Dusk OS is simple

Many software projects claim to be simple. I believe that Dusk's claim to simplicity is stronger than most non-Forth software projects.

Dusk's simplicity comes from it being a Forth. Forth's approach to simplicity is revolutionary, but it's difficult to comprehend without a good hands on experience with it. To describe this simplicity to the uninitiated, I'd say that Forth's approach to complexity is to sidestep it.

Let's try to illustrate this simplicity with examples. Because Dusk's main innovation compared to other Forths is to include a C compiler, my main reference when comparing complexity is Fabrice Bellard's Tiny C Compiler.

Tcc enjoys a very good reputation among geeks, and Fabrice Bellard is generally considered to be a genius. Nevertheless, Dusk's C compiler is 1400 lines of code and tcc, excluding backends is roughly 30,000 lines of code. At the time of this writing, Dusk CC isn't quite completed yet, but there isn't much left to add, I don't think it will exceed 2000 lines by much.

In tcc, the i386 backend weighs in at 1600 lines of code. DuskCC's "backend" is the HAL (see doc/hal), so they're not directly comparable, but Dusk's i386 kernel, which includes the whole HAL as well as everything else it needs to cold boot, is about 1000 lines of assembler code.

How can we explain this difference? It's true that Forth code is generally denser than C, but not by a factor of 15. It's true that I'm sometimes clever, but not more than Fabrice. There are multiple reasons for these differences and they all have to do with Forth's habit of side-stepping complexity.

First of all, there's relocation and binary format. tcc produces ELF binaries where Dusk CC compiles code in memory designed to run where its written. Tcc dedicates 10,000 lines of code to only file format logic. That's huge, but if you want to build a compiler in the UNIX world, you have to do this.

Forth is a memory oriented system. It comes with constraints, but it also comes with simplicity benefits. As UNIX users, we're blind to these benefits and see some of the complexity associated with computing as unavoidable. It's not. That is why Forth's approach to simplicity is revolutionary, because it removes a blindfold.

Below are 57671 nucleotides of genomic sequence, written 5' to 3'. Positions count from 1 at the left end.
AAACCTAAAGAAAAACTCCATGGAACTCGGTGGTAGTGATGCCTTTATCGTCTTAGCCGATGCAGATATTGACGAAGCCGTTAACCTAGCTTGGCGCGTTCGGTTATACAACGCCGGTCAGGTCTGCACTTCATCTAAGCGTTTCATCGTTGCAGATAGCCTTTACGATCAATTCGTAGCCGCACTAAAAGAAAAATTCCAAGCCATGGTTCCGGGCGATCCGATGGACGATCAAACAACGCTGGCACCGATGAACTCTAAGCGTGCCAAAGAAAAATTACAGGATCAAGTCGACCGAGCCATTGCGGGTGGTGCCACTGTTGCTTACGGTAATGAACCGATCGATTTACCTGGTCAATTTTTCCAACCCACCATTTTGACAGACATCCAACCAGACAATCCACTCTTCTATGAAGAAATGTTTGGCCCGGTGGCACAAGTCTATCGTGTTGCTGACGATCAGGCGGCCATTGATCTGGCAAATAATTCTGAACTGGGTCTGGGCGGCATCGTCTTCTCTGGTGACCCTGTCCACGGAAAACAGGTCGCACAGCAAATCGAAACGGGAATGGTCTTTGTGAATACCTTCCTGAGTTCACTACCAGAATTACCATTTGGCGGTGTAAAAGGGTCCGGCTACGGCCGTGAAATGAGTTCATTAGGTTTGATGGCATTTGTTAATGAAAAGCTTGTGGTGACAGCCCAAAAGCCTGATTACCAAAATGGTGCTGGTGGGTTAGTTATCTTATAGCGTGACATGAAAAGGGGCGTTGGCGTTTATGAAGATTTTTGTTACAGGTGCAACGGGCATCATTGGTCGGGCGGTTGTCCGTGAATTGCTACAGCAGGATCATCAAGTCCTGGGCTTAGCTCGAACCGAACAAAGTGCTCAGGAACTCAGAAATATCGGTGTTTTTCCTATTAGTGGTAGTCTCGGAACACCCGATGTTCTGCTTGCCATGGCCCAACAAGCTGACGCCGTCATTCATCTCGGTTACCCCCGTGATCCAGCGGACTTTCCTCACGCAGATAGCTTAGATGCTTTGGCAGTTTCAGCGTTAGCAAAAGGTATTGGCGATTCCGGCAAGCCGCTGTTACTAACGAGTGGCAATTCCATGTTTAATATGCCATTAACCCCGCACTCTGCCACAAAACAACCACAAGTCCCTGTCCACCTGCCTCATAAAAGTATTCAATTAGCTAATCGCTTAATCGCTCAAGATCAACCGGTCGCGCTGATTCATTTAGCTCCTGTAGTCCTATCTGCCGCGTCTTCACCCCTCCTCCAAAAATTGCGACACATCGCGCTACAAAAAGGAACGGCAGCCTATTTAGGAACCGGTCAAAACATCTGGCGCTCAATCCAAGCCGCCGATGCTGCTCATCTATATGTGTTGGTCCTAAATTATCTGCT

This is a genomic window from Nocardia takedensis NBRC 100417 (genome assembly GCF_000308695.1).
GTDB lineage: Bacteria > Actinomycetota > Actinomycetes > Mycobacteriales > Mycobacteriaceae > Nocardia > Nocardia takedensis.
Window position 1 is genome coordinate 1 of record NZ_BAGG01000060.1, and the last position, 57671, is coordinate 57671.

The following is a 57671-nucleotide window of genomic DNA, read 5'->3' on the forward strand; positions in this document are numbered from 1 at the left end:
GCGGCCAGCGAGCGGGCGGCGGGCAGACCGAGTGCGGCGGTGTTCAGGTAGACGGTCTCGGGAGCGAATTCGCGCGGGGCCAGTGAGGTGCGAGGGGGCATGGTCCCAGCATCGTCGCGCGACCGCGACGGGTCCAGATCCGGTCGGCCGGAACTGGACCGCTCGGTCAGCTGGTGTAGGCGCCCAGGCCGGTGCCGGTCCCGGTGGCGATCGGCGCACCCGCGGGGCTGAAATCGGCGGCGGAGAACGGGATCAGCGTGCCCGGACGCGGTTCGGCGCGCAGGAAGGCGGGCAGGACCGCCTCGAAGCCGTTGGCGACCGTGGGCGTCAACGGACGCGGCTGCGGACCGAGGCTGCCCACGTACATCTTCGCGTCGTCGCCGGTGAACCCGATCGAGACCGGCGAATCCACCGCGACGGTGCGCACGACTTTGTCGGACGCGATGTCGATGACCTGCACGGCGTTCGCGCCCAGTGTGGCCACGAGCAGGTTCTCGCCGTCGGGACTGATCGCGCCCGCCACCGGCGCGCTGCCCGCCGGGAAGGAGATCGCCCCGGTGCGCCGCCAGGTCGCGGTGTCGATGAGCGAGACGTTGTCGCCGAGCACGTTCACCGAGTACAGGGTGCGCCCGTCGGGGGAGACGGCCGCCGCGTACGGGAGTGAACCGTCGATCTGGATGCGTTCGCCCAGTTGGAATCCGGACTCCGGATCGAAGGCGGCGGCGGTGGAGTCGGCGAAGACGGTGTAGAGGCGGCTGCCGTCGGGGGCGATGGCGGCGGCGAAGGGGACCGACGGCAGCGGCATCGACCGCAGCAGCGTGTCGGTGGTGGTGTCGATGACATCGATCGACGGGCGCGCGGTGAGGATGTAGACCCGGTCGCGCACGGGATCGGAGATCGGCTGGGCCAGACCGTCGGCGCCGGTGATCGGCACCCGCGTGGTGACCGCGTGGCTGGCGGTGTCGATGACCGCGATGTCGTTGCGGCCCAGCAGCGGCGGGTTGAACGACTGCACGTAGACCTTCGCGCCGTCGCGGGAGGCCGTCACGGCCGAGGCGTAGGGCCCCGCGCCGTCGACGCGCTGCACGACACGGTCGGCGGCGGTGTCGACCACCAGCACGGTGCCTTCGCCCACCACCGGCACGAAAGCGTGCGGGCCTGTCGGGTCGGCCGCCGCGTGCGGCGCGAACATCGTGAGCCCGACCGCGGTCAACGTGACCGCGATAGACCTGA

Another simplicity factor is parsing boilerplate. Tcc's assembler's input is text formatted in GNU assembler format. This parsing boilerplate is a significant part of tcc assembler-related complexity. This contraint in UNIX is inevitable because inter-process communication in UNIX generally has to be done through streams, usually in text format for maximum compatibility. This implies serialization and deserialization boilerplate at multiple levels. In Forth, memory is shared and no such constraint exists. Words communicate through structured memory. We can thus afford to sidestep this complexity and use regular Forth words to assemble binaries.

We have a good example of the kind of constraints UNIX imposes on programs by looking at i386-gen.c. In there, we see that the assembler included in tcc isn't used. Instead opcodes are directly generated in binary format. This makes sense because proceeding this way is simpler than generating textual assembler syntax in a buffer and then processing it through the assembler.

It is unfortunate, however, to have to do this because it makes the code more cryptic than in has to be. DuskCC can freely use the words from its HAL, which encapsulates encoding logic, and doesn't have to go through a clunky text interface.

Inline assembly is another interesting one. Yes, it's nice to have the option to add inline assembly to a C unit. To this end, tcc includes an assembler that weights 1200 lines with 2100 lines for the i386 backend. It's nice, but DuskCC doesn't need it because we already have the ability to mix and match C and Forth words freely and Forth words can be written in native code. We simply don't need this, we have this feature for free.

In conclusion, I think we can say that DuskCC is simpler than TinyCC because it has less features. Some of these features would, if implemented in DuskCC, make it nicer, but a good chunk of them are simply not needed in a Forth world. That is what I call "side-stepping".